The oldest English language encyclopedia still in print is officially going digital.
Encyclopaedia Britannica announced today that it will end publication of the 32-volume printed edition of its flagship encyclopedia and continue with digital versions instead.
That’s right, you won’t be able to find a hard copy of the famous reference book soon. When the current stock runs out, it will be the first time in 244 years that the encyclopedia won’t be available in book form.
“The end of the print set is something we’ve foreseen for some time,” said Jorge Cauz, president of Encyclopaedia Britannica, Inc in a press release. “It’s the latest step in our evolution from the print publisher we were, to the creator of digital learning products we are today.”
According to Encyclopaedia Britannica, it was originally published in Edinburgh, Scotland in 1768 and has been in print continuously ever since. Over the years, it’s evolved to take on the digital world.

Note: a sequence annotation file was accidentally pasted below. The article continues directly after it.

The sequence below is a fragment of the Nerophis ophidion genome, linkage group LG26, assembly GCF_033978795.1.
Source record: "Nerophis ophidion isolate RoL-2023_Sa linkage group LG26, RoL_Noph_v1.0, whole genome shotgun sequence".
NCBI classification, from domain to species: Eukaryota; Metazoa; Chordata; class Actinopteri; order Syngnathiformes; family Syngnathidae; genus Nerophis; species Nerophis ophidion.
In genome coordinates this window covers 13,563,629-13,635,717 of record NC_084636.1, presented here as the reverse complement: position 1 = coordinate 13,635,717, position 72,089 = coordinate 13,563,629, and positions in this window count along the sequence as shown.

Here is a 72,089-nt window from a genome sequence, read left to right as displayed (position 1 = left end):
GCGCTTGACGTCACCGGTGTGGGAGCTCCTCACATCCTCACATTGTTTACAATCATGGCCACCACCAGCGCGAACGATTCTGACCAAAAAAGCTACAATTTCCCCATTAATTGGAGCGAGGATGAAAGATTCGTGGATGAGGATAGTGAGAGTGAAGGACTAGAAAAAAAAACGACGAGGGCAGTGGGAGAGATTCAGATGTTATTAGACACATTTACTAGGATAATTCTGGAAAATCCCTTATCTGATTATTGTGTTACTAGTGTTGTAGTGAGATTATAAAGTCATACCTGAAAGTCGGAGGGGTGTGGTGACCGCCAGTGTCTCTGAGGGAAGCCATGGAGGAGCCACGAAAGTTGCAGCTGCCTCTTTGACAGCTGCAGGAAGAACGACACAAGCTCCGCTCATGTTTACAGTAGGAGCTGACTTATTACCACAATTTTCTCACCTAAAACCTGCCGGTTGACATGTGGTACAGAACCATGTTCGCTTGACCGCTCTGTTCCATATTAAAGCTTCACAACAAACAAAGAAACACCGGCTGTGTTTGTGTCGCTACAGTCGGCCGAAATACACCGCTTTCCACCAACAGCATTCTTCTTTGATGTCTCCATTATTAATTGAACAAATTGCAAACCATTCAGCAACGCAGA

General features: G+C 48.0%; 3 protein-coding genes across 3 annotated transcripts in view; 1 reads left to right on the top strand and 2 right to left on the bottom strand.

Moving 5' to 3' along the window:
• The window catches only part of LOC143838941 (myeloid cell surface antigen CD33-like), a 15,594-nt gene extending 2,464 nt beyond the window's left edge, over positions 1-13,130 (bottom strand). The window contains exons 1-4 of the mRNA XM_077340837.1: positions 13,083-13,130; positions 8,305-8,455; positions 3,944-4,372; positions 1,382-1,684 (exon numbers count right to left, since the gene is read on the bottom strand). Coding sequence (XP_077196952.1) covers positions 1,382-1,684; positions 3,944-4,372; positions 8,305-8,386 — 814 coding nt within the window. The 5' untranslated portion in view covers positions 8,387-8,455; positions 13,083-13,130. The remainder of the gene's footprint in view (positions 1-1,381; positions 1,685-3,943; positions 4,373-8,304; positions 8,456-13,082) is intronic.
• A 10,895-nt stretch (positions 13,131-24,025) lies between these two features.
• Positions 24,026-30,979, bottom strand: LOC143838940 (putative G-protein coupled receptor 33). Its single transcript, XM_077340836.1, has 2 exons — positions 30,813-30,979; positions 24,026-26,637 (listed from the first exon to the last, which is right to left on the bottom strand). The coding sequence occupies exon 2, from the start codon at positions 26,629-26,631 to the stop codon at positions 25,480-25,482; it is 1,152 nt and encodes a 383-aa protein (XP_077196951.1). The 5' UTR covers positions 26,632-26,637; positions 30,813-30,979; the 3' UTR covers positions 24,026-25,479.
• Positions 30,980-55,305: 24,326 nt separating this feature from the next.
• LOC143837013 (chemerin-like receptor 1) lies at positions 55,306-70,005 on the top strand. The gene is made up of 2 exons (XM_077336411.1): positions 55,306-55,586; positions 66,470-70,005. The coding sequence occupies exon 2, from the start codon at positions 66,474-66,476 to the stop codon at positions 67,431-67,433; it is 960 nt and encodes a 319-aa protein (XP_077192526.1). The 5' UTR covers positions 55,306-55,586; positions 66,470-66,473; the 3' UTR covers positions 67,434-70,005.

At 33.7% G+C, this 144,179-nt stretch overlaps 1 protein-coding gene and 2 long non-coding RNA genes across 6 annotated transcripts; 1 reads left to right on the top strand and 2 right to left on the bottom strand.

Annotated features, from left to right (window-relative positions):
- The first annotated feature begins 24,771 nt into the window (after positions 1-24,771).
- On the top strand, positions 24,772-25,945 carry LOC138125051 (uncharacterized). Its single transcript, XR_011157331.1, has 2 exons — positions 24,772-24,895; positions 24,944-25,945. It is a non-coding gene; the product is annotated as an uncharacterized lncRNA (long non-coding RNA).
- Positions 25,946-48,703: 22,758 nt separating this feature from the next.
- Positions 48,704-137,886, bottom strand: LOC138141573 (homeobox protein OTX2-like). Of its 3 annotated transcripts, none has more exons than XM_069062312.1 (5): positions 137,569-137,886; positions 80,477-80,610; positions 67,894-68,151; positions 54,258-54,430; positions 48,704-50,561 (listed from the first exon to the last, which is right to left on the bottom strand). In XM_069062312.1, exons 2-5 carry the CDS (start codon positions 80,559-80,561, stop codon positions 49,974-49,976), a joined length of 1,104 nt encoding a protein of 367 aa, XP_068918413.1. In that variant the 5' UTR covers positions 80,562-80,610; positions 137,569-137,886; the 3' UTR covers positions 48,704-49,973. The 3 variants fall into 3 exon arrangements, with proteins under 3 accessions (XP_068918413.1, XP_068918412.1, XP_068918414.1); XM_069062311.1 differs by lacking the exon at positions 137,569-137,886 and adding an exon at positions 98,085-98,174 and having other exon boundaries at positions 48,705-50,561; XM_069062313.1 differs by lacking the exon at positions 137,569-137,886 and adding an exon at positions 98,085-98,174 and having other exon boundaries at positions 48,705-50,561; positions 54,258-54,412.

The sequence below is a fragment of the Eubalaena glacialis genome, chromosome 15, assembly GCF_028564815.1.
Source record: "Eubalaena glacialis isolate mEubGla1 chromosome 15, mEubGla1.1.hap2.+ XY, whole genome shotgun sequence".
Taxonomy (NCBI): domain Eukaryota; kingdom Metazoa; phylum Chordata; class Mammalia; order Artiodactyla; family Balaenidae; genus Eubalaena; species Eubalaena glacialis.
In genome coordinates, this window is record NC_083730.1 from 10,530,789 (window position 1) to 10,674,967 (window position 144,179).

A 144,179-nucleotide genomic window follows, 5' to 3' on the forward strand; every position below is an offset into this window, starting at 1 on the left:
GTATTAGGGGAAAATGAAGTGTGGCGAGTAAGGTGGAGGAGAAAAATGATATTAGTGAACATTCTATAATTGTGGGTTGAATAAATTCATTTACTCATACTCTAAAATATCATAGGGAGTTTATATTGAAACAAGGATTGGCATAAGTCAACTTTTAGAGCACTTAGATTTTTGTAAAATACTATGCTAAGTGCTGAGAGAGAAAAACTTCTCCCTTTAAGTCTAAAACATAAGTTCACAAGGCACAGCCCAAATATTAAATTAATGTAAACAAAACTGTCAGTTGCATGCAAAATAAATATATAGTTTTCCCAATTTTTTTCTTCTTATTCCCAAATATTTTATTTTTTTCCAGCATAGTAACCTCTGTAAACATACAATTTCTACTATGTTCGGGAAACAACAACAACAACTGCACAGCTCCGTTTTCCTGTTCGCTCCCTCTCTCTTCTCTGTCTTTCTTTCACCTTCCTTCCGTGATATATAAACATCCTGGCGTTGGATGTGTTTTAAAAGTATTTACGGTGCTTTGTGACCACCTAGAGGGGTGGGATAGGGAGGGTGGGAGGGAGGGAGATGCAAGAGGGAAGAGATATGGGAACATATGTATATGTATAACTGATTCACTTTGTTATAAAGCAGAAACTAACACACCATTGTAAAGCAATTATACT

In the 1970s the company created the first digital version of the Britannica and published the first multimedia encyclopedia on CD-ROM in 1989 and the first encyclopedia on the Internet in 1994. Since becoming available online, according to Encyclopaedia Britannica, the digital versions serve more than 100 million people worldwide.
Recently, a new app that delivers the whole encyclopedia to the iPad, iPhone and iPod Touch was launched.
“To mark the retirement of the print set, the entire contents of the Britannica.com website will be available free for one week beginning today,” Encyclopaedia Britannica said in a press release.
And if you would like to snag the final edition, the 2010 print set is being sold at The Britannica Store for $1,395.